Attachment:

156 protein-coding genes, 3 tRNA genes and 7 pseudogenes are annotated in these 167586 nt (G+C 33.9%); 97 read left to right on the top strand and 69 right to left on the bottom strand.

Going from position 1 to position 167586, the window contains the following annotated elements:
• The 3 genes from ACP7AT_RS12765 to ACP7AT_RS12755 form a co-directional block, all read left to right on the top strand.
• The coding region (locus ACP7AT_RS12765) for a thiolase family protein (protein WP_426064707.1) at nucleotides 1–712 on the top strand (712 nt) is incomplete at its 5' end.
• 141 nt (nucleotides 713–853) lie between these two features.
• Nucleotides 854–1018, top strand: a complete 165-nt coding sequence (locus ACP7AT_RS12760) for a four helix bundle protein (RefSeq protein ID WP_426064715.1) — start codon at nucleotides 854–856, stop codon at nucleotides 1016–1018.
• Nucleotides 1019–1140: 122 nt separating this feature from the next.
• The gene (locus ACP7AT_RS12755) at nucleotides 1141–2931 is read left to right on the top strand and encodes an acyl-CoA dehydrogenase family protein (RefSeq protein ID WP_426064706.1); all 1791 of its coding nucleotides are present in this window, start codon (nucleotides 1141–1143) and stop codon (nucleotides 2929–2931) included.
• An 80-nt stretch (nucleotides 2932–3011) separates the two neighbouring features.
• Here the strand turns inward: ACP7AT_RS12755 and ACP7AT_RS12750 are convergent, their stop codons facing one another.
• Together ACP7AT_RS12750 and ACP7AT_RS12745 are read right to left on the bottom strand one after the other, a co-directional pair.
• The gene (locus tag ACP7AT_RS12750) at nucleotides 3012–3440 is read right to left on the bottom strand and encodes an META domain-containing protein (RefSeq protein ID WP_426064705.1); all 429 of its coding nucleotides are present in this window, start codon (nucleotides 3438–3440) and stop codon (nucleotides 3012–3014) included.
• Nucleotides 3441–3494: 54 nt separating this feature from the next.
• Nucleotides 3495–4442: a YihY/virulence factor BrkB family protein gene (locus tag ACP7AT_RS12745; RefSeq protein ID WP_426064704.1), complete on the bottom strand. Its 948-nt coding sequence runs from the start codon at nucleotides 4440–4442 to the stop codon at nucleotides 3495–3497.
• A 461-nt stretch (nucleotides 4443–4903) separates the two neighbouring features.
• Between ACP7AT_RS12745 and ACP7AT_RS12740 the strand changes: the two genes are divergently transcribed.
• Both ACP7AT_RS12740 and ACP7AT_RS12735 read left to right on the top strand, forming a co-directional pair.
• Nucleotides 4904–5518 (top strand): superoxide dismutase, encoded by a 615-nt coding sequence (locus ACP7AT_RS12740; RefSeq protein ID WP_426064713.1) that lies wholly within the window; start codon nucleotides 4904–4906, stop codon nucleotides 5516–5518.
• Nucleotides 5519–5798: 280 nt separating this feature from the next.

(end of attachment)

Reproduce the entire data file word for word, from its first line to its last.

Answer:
156 protein-coding genes, 3 tRNA genes and 7 pseudogenes are annotated in these 167586 nt (G+C 33.9%); 97 read left to right on the top strand and 69 right to left on the bottom strand.

Going from position 1 to position 167586, the window contains the following annotated elements:
• The 3 genes from ACP7AT_RS12765 to ACP7AT_RS12755 form a co-directional block, all read left to right on the top strand.
• The coding region (locus ACP7AT_RS12765) for a thiolase family protein (protein WP_426064707.1) at nucleotides 1–712 on the top strand (712 nt) is incomplete at its 5' end.
• 141 nt (nucleotides 713–853) lie between these two features.
• Nucleotides 854–1018, top strand: a complete 165-nt coding sequence (locus ACP7AT_RS12760) for a four helix bundle protein (RefSeq protein ID WP_426064715.1) — start codon at nucleotides 854–856, stop codon at nucleotides 1016–1018.
• Nucleotides 1019–1140: 122 nt separating this feature from the next.
• The gene (locus ACP7AT_RS12755) at nucleotides 1141–2931 is read left to right on the top strand and encodes an acyl-CoA dehydrogenase family protein (RefSeq protein ID WP_426064706.1); all 1791 of its coding nucleotides are present in this window, start codon (nucleotides 1141–1143) and stop codon (nucleotides 2929–2931) included.
• An 80-nt stretch (nucleotides 2932–3011) separates the two neighbouring features.
• Here the strand turns inward: ACP7AT_RS12755 and ACP7AT_RS12750 are convergent, their stop codons facing one another.
• Together ACP7AT_RS12750 and ACP7AT_RS12745 are read right to left on the bottom strand one after the other, a co-directional pair.
• The gene (locus tag ACP7AT_RS12750) at nucleotides 3012–3440 is read right to left on the bottom strand and encodes an META domain-containing protein (RefSeq protein ID WP_426064705.1); all 429 of its coding nucleotides are present in this window, start codon (nucleotides 3438–3440) and stop codon (nucleotides 3012–3014) included.
• Nucleotides 3441–3494: 54 nt separating this feature from the next.
• Nucleotides 3495–4442: a YihY/virulence factor BrkB family protein gene (locus tag ACP7AT_RS12745; RefSeq protein ID WP_426064704.1), complete on the bottom strand. Its 948-nt coding sequence runs from the start codon at nucleotides 4440–4442 to the stop codon at nucleotides 3495–3497.
• A 461-nt stretch (nucleotides 4443–4903) separates the two neighbouring features.
• Between ACP7AT_RS12745 and ACP7AT_RS12740 the strand changes: the two genes are divergently transcribed.
• Both ACP7AT_RS12740 and ACP7AT_RS12735 read left to right on the top strand, forming a co-directional pair.
• Nucleotides 4904–5518 (top strand): superoxide dismutase, encoded by a 615-nt coding sequence (locus ACP7AT_RS12740; RefSeq protein ID WP_426064713.1) that lies wholly within the window; start codon nucleotides 4904–4906, stop codon nucleotides 5516–5518.
• Nucleotides 5519–5798: 280 nt separating this feature from the next.